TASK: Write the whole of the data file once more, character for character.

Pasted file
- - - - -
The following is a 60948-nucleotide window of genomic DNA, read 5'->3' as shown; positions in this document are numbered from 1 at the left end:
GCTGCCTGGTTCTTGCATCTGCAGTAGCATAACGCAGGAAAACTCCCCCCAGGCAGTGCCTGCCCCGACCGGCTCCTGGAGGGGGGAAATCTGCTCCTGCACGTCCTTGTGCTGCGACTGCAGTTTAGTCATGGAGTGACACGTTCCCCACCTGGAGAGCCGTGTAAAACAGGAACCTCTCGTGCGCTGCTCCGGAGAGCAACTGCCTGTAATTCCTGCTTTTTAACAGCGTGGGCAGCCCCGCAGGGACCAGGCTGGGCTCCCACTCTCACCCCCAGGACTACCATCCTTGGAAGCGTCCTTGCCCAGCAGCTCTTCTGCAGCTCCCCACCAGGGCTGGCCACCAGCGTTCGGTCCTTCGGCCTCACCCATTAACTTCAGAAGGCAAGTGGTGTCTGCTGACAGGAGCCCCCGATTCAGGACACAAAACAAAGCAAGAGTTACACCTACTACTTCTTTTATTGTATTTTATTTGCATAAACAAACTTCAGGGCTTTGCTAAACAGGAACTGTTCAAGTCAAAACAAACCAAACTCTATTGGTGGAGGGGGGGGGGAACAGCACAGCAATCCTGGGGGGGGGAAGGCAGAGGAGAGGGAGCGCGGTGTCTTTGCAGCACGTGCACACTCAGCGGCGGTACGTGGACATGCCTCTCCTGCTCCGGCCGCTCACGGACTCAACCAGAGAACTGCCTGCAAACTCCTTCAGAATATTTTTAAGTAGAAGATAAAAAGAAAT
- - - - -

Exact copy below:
The following is a 60948-nucleotide window of genomic DNA, read 5'->3' as shown; positions in this document are numbered from 1 at the left end:
GCTGCCTGGTTCTTGCATCTGCAGTAGCATAACGCAGGAAAACTCCCCCCAGGCAGTGCCTGCCCCGACCGGCTCCTGGAGGGGGGAAATCTGCTCCTGCACGTCCTTGTGCTGCGACTGCAGTTTAGTCATGGAGTGACACGTTCCCCACCTGGAGAGCCGTGTAAAACAGGAACCTCTCGTGCGCTGCTCCGGAGAGCAACTGCCTGTAATTCCTGCTTTTTAACAGCGTGGGCAGCCCCGCAGGGACCAGGCTGGGCTCCCACTCTCACCCCCAGGACTACCATCCTTGGAAGCGTCCTTGCCCAGCAGCTCTTCTGCAGCTCCCCACCAGGGCTGGCCACCAGCGTTCGGTCCTTCGGCCTCACCCATTAACTTCAGAAGGCAAGTGGTGTCTGCTGACAGGAGCCCCCGATTCAGGACACAAAACAAAGCAAGAGTTACACCTACTACTTCTTTTATTGTATTTTATTTGCATAAACAAACTTCAGGGCTTTGCTAAACAGGAACTGTTCAAGTCAAAACAAACCAAACTCTATTGGTGGAGGGGGGGGGGAACAGCACAGCAATCCTGGGGGGGGGAAGGCAGAGGAGAGGGAGCGCGGTGTCTTTGCAGCACGTGCACACTCAGCGGCGGTACGTGGACATGCCTCTCCTGCTCCGGCCGCTCACGGACTCAACCAGAGAACTGCCTGCAAACTCCTTCAGAATATTTTTAAGTAGAAGATAAAAAGAAAT